In her new commissioned work HYPER Margrét Sara Guðjónsdóttir considers the embodied effects of the social political landscape we live in. This latest work dwells on and inside the deep tissues both of this reality and of the bodies trying to cope with it. HYPER conveys the essences of this grand human drama as a cry from the body to a viewer who is offered to experience extreme internal and sensorial states through the bodies of four dancers. As a performance, it silently creeps under the skin and slides around in spaces within, confronting the bodily surface as a gateway to what lies beneath and beyond our superficial facade. HYPER disarms with its crisp stillness, and gives access to the healing aspects of confronting the inner reality of the de-bordered body, providing an alternate reality of pleasure and pain that comes with diving into the HYPER-states.



Margrét Sara Guðjónsdóttir

Margrét Sara Guðjónsdóttir in collaboration with David Kiers

Martin Beeretz

Adam Schütt, Anand Bolder, Eleanor Campbell, Vincent Van der Plas

Jasmin Storch



“For this author, Hyper is something of an epiphany…the work succeeds in engaging the audience in a contemplation that goes far beyond the body’s exterior, physical form. It’s a painful but powerful piece of choreography.”
Malena Forsare, Sydsvenskan


“Despite its challenging, slow pace, this is a piece in constant motion… as if the bodies of the dancers are struggling against a powerful headwind. This composition is about me and my personal struggles – or about you and yours.”
Sune Johannesson, Kristianstadsbladet


Cullbergbaletten’s “Hyper” is ambiguous and impressive. Cullbergbaletten’s “Hyper” is a remarkable, compelling masterpiece and a rumination on the “wired” nature of modern life. It is not to be missed.

While watching the performance of Cullbergbaletten’s new work, “Hyper,” I am struck and fascinated by Margrét Sara Guðjónsdóttir ’s choreographic consistency. This impression lingers after the curtain falls, as does my awe at the impressive concentration of the four dancers. I’m also left mildly amused, vaguely bored, and pensive – but not particularly interested, let alone moved.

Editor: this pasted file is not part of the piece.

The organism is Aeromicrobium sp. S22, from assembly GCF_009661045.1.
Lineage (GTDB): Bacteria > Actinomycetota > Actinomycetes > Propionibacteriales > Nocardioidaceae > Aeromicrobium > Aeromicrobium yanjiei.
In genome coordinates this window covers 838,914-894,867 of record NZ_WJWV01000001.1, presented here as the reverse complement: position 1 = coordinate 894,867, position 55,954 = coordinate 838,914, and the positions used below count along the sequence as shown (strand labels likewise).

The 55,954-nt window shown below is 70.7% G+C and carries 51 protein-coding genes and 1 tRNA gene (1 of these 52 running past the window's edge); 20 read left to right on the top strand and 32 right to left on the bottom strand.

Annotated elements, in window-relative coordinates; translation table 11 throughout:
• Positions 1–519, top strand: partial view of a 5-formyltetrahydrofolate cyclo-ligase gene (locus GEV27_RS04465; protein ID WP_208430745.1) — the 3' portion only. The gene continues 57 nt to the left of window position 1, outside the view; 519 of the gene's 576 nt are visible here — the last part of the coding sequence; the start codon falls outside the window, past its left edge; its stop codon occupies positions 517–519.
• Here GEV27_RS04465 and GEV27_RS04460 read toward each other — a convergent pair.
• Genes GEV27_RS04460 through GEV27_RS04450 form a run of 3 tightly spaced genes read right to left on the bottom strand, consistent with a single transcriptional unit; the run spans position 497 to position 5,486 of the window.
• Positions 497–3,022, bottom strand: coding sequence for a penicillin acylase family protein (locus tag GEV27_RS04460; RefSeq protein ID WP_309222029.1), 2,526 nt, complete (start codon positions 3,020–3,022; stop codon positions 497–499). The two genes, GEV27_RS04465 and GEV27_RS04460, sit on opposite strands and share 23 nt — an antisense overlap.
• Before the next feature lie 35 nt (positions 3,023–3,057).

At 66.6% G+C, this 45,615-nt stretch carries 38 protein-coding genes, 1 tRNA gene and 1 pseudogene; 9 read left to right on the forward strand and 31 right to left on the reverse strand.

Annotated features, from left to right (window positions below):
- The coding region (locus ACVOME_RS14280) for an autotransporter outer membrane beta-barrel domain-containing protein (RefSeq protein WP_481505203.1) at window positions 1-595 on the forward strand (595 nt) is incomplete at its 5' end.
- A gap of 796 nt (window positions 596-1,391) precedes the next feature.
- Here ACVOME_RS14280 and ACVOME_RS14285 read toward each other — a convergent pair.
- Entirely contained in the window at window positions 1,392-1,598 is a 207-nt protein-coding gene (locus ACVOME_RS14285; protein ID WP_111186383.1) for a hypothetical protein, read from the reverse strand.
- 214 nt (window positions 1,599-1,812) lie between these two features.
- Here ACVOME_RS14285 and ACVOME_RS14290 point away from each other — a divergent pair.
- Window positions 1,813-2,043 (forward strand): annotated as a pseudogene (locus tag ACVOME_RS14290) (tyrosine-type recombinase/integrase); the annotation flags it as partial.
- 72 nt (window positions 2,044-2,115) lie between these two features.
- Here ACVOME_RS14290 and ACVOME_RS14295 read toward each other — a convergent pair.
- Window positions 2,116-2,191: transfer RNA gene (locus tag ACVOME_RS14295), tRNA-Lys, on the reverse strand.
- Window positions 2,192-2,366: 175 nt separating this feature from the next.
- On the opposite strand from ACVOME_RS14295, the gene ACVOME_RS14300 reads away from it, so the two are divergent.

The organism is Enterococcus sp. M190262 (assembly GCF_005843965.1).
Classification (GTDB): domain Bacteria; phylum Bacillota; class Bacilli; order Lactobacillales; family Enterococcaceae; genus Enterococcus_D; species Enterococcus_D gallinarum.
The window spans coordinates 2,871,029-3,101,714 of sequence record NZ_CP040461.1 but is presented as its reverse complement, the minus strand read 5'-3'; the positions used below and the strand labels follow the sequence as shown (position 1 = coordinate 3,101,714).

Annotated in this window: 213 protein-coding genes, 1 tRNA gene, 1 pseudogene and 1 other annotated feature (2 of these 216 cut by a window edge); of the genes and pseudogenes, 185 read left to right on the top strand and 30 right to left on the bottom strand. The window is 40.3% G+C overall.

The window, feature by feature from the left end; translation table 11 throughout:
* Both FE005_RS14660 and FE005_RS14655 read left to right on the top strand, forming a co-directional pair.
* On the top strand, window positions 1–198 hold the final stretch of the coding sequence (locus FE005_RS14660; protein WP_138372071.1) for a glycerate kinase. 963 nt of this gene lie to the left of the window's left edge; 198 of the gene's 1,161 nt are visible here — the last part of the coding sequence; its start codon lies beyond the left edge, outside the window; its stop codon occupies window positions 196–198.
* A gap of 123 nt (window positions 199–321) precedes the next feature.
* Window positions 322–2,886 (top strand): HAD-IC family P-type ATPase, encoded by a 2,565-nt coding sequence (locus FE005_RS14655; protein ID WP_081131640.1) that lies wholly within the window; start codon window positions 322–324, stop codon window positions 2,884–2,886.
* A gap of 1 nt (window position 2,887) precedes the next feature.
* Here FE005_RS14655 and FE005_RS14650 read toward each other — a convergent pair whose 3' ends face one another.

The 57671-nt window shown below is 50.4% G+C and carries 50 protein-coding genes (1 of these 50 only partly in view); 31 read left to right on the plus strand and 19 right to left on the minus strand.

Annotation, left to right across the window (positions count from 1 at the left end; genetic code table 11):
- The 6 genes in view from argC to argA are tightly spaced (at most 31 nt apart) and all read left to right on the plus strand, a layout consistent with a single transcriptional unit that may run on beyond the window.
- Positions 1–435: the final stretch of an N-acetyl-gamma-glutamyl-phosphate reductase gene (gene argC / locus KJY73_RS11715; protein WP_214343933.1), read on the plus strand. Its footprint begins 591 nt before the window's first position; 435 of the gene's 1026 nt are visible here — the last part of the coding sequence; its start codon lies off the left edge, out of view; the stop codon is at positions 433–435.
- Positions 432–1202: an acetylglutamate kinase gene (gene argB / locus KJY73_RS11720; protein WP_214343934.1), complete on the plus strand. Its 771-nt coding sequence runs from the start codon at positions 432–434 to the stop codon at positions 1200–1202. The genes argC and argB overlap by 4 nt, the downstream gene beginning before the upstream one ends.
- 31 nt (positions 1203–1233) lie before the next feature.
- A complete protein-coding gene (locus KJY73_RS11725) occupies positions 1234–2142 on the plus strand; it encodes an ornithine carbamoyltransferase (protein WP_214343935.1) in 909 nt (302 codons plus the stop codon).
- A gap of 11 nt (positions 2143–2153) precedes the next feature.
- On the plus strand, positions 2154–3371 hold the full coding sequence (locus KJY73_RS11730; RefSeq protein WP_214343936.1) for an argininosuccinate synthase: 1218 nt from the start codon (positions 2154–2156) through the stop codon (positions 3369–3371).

It is only later, as I make my way home – alone, having parted ways with my companion – that the performance’s magnetic force begins to sink in. Gradually, my intellect catches up with the intense, physical experience of the ballet. This makes “Hyper” a prime example of perhaps the most unique aspect of the greatest choreographic accomplishments. 

It takes a fair amount of time for the subconscious and the brain’s limbic system to communicate the physical body’s reactions to consciousness. When this connection finally occurs, the effect is overwhelming. Such is the case with “Hyper.” It is shocking. Long-acting.

Let’s take it from the beginning.

When taken at face value, “Hyper” is almost provocatively simple. The curtain rises on four dancers. Two are standing, while the other two lie on the floor. Their placement is reminiscent of a crime scene photo. Blue-white floors shimmer against a backdrop of white curtains. During the 50-minute performance, the dancers move convulsively in extreme slow motion. They are never more than three meters from their starting points, yet some small part of their bodies remains in constant motion. It is as if they are trapped in setting cement. 

Aside from four short song clips, “Hyper” is accompanied only by Tibetan throat singing – strange, discordant, and vaguely synthetic. That is all. Yet this is a hyper-professional performance.

It is not without reason that Guðjónsdóttir has become one of the decade’s most acclaimed and sought-after choreographers. Her work is highly conceptual, yet at the same time, it is of course fundamentally based in the human body. This dichotomy can be seen in Guðjónsdóttir ’s early solo, “Soft target,” (DN 14/10, 2012) which “Hyper” resembles in many respects. At the same time, it is a completely different work. Both works are based in the existential, but “Hyper” is also a chamber play about the shortcomings of social life. 

As with all significant works of art, “Hyper” leaves room for layer upon layer of interpretation. Personally, I find myself hung up on the dystopian undertones of the performance – on its questioning of how today’s stressful news cycles, our inextricably wired lives, and social media affect us. Of how they affect mankind. Rather than increasing our freedom, this interconnectivity creates a lack of patience that is effectively portrayed by the physically stammering, even catatonic individuals on the stage. They also appear unable to communicate with each other.

At the same time, Guðjónsdóttir offers hope. She demonstrates and reminds the spectator of the sensational physicality of the human body, and, if only we are attentive enough, of its unmistakable presence. In the best case scenario, it is only when we see and recognize our own (and contemporary society’s) spastic condition that we can “chill out,” relax, and be freed.

In short: “Hyper” is a stunning, captivating masterpiece. It is not to be missed.

01.03.2018 Örjan Abrahamsson, Dagens Nyheter,  Stockholm